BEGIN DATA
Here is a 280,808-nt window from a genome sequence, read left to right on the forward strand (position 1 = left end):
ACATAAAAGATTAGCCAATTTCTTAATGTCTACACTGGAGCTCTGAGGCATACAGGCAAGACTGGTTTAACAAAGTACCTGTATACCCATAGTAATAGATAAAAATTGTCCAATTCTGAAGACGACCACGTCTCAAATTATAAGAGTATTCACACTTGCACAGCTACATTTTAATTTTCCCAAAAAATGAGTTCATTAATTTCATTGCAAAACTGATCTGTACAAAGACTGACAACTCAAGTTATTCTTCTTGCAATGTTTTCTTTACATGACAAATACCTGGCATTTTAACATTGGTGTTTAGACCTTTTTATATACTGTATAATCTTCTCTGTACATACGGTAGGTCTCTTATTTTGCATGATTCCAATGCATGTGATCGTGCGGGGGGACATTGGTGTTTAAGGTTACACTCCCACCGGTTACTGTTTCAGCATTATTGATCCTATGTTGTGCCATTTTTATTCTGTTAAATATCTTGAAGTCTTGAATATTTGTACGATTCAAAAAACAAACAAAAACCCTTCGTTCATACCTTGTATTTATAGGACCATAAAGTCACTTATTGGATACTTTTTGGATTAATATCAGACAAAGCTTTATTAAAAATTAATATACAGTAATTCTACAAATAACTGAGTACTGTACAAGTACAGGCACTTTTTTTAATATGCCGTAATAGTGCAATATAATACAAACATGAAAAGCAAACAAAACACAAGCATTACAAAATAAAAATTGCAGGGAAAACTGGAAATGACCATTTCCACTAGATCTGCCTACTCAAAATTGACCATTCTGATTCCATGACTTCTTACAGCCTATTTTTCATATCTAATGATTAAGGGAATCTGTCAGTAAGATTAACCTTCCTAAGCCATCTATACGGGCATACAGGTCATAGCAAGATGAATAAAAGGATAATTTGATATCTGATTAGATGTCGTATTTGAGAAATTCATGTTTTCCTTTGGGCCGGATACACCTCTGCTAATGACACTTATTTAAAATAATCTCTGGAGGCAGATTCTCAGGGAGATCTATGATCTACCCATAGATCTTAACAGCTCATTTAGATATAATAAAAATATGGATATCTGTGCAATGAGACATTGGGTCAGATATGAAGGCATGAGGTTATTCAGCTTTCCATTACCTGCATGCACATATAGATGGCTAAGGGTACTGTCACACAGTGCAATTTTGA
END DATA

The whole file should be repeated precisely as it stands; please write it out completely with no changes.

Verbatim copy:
Here is a 280,808-nt window from a genome sequence, read left to right on the forward strand (position 1 = left end):
ACATAAAAGATTAGCCAATTTCTTAATGTCTACACTGGAGCTCTGAGGCATACAGGCAAGACTGGTTTAACAAAGTACCTGTATACCCATAGTAATAGATAAAAATTGTCCAATTCTGAAGACGACCACGTCTCAAATTATAAGAGTATTCACACTTGCACAGCTACATTTTAATTTTCCCAAAAAATGAGTTCATTAATTTCATTGCAAAACTGATCTGTACAAAGACTGACAACTCAAGTTATTCTTCTTGCAATGTTTTCTTTACATGACAAATACCTGGCATTTTAACATTGGTGTTTAGACCTTTTTATATACTGTATAATCTTCTCTGTACATACGGTAGGTCTCTTATTTTGCATGATTCCAATGCATGTGATCGTGCGGGGGGACATTGGTGTTTAAGGTTACACTCCCACCGGTTACTGTTTCAGCATTATTGATCCTATGTTGTGCCATTTTTATTCTGTTAAATATCTTGAAGTCTTGAATATTTGTACGATTCAAAAAACAAACAAAAACCCTTCGTTCATACCTTGTATTTATAGGACCATAAAGTCACTTATTGGATACTTTTTGGATTAATATCAGACAAAGCTTTATTAAAAATTAATATACAGTAATTCTACAAATAACTGAGTACTGTACAAGTACAGGCACTTTTTTTAATATGCCGTAATAGTGCAATATAATACAAACATGAAAAGCAAACAAAACACAAGCATTACAAAATAAAAATTGCAGGGAAAACTGGAAATGACCATTTCCACTAGATCTGCCTACTCAAAATTGACCATTCTGATTCCATGACTTCTTACAGCCTATTTTTCATATCTAATGATTAAGGGAATCTGTCAGTAAGATTAACCTTCCTAAGCCATCTATACGGGCATACAGGTCATAGCAAGATGAATAAAAGGATAATTTGATATCTGATTAGATGTCGTATTTGAGAAATTCATGTTTTCCTTTGGGCCGGATACACCTCTGCTAATGACACTTATTTAAAATAATCTCTGGAGGCAGATTCTCAGGGAGATCTATGATCTACCCATAGATCTTAACAGCTCATTTAGATATAATAAAAATATGGATATCTGTGCAATGAGACATTGGGTCAGATATGAAGGCATGAGGTTATTCAGCTTTCCATTACCTGCATGCACATATAGATGGCTAAGGGTACTGTCACACAGTGCAATTTTGA